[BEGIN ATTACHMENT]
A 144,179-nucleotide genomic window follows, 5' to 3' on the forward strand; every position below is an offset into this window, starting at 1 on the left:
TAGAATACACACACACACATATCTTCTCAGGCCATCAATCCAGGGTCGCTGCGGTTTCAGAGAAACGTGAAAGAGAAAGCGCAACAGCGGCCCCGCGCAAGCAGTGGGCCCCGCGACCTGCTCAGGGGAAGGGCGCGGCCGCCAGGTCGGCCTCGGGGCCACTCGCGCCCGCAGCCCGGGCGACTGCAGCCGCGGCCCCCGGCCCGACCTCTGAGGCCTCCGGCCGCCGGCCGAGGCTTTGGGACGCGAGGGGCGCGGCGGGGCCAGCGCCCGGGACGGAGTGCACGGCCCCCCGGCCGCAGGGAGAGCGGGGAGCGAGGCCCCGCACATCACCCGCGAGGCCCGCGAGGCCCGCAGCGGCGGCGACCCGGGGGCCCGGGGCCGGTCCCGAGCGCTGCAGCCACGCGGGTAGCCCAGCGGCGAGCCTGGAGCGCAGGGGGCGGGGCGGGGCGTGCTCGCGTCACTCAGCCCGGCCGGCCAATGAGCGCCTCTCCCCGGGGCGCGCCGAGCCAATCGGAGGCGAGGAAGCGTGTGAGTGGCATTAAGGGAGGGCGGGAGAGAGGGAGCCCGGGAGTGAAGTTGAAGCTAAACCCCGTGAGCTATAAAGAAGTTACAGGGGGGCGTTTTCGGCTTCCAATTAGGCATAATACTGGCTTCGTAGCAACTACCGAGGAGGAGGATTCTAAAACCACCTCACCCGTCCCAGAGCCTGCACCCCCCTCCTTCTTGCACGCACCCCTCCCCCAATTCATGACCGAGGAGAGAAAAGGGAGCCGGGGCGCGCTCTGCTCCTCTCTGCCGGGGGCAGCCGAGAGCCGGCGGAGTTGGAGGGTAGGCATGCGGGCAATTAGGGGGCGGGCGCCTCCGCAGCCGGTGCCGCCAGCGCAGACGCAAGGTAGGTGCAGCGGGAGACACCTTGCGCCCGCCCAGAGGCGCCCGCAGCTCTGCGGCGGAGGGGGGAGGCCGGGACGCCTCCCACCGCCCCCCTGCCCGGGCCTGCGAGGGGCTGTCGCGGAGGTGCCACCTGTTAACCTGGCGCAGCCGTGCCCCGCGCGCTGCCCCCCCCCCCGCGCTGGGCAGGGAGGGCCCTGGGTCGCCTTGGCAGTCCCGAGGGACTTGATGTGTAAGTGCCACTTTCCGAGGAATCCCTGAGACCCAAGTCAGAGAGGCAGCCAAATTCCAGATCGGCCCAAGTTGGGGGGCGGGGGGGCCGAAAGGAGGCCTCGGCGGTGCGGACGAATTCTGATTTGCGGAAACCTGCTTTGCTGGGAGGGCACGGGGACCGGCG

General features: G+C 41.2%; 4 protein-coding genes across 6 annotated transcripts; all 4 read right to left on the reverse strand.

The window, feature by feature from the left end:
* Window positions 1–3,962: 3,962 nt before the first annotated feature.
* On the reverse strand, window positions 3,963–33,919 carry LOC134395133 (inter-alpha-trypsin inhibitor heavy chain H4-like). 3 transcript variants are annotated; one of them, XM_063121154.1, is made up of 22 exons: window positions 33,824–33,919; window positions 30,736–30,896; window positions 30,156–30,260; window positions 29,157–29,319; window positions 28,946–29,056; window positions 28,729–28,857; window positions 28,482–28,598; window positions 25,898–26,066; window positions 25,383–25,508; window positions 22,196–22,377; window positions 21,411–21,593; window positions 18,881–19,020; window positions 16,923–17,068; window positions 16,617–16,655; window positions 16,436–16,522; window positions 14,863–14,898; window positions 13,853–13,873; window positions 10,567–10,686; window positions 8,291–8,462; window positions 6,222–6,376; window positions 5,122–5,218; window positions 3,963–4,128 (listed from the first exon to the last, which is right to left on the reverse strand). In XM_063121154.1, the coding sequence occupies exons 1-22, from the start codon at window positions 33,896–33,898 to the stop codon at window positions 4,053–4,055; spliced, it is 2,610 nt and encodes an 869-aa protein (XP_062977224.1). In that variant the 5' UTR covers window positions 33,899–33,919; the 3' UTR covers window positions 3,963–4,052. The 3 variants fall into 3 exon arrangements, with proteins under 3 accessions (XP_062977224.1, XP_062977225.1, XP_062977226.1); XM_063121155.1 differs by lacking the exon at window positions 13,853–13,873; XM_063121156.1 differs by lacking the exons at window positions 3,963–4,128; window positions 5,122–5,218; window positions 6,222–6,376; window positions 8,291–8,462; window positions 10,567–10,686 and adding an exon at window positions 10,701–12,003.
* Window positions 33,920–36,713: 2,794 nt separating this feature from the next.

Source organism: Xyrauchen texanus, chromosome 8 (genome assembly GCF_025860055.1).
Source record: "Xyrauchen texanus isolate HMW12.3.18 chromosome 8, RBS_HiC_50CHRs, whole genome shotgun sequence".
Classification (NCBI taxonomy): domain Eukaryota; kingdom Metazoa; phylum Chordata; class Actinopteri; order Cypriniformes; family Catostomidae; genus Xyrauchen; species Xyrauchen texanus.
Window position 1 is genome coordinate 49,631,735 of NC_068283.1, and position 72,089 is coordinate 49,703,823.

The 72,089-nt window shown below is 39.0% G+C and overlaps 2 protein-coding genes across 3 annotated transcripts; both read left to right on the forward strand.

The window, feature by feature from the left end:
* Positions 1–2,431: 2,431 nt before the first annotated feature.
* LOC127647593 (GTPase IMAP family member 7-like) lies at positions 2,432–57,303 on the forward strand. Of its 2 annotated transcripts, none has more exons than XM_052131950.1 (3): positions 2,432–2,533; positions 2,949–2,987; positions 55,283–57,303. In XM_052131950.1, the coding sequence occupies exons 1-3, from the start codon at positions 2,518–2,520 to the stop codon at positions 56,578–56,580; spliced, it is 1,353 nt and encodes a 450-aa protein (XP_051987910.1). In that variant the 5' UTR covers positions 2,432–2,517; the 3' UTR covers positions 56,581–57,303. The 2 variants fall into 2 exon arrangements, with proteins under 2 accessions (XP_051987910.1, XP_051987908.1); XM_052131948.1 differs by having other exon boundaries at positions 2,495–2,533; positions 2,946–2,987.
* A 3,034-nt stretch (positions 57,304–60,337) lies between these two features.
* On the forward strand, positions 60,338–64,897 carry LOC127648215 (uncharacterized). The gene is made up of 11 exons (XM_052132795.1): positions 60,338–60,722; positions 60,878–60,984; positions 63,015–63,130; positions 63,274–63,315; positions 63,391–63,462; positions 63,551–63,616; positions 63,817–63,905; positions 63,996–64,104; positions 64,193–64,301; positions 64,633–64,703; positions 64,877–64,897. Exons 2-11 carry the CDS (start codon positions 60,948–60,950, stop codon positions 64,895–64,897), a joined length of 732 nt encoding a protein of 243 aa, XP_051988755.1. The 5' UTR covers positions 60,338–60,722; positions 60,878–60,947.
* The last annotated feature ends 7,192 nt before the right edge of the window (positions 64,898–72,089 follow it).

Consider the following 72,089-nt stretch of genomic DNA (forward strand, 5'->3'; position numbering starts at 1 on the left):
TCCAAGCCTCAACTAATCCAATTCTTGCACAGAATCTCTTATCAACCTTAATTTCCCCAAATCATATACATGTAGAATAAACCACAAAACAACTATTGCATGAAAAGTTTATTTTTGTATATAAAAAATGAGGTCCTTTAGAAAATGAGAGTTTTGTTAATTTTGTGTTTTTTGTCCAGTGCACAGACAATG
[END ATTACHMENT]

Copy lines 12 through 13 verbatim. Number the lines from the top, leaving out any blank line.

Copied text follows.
The 72,089-nt window shown below is 39.0% G+C and overlaps 2 protein-coding genes across 3 annotated transcripts; both read left to right on the forward strand.

The window, feature by feature from the left end: